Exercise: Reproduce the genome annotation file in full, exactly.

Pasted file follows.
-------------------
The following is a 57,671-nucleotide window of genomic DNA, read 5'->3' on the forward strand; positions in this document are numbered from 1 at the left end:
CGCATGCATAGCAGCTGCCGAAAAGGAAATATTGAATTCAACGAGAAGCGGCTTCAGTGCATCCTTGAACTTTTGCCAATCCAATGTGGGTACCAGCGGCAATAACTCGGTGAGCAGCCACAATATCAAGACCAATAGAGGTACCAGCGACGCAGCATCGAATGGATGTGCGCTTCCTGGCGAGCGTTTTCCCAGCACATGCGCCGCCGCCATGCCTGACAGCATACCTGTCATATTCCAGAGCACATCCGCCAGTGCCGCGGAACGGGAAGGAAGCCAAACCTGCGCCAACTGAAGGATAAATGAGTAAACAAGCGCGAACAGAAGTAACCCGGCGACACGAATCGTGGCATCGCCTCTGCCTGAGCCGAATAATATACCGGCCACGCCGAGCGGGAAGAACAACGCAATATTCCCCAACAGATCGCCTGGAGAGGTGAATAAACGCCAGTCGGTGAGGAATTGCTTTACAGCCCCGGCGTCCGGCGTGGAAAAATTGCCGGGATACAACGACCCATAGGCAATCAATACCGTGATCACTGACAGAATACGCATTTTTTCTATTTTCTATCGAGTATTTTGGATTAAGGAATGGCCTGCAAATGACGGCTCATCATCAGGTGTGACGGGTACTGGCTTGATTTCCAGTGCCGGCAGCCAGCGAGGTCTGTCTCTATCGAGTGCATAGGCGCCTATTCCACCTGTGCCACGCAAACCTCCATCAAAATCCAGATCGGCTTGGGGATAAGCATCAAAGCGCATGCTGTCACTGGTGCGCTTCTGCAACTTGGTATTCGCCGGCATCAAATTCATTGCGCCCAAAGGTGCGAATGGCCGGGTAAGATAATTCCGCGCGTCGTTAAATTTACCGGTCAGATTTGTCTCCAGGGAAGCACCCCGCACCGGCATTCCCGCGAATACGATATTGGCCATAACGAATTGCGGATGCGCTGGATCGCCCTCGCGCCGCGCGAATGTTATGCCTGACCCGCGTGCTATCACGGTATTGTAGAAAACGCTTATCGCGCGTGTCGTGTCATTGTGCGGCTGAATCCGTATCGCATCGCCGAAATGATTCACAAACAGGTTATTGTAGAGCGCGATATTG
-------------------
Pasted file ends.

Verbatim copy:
The following is a 57,671-nucleotide window of genomic DNA, read 5'->3' on the forward strand; positions in this document are numbered from 1 at the left end:
CGCATGCATAGCAGCTGCCGAAAAGGAAATATTGAATTCAACGAGAAGCGGCTTCAGTGCATCCTTGAACTTTTGCCAATCCAATGTGGGTACCAGCGGCAATAACTCGGTGAGCAGCCACAATATCAAGACCAATAGAGGTACCAGCGACGCAGCATCGAATGGATGTGCGCTTCCTGGCGAGCGTTTTCCCAGCACATGCGCCGCCGCCATGCCTGACAGCATACCTGTCATATTCCAGAGCACATCCGCCAGTGCCGCGGAACGGGAAGGAAGCCAAACCTGCGCCAACTGAAGGATAAATGAGTAAACAAGCGCGAACAGAAGTAACCCGGCGACACGAATCGTGGCATCGCCTCTGCCTGAGCCGAATAATATACCGGCCACGCCGAGCGGGAAGAACAACGCAATATTCCCCAACAGATCGCCTGGAGAGGTGAATAAACGCCAGTCGGTGAGGAATTGCTTTACAGCCCCGGCGTCCGGCGTGGAAAAATTGCCGGGATACAACGACCCATAGGCAATCAATACCGTGATCACTGACAGAATACGCATTTTTTCTATTTTCTATCGAGTATTTTGGATTAAGGAATGGCCTGCAAATGACGGCTCATCATCAGGTGTGACGGGTACTGGCTTGATTTCCAGTGCCGGCAGCCAGCGAGGTCTGTCTCTATCGAGTGCATAGGCGCCTATTCCACCTGTGCCACGCAAACCTCCATCAAAATCCAGATCGGCTTGGGGATAAGCATCAAAGCGCATGCTGTCACTGGTGCGCTTCTGCAACTTGGTATTCGCCGGCATCAAATTCATTGCGCCCAAAGGTGCGAATGGCCGGGTAAGATAATTCCGCGCGTCGTTAAATTTACCGGTCAGATTTGTCTCCAGGGAAGCACCCCGCACCGGCATTCCCGCGAATACGATATTGGCCATAACGAATTGCGGATGCGCTGGATCGCCCTCGCGCCGCGCGAATGTTATGCCTGACCCGCGTGCTATCACGGTATTGTAGAAAACGCTTATCGCGCGTGTCGTGTCATTGTGCGGCTGAATCCGTATCGCATCGCCGAAATGATTCACAAACAGGTTATTGTAGAGCGCGATATTG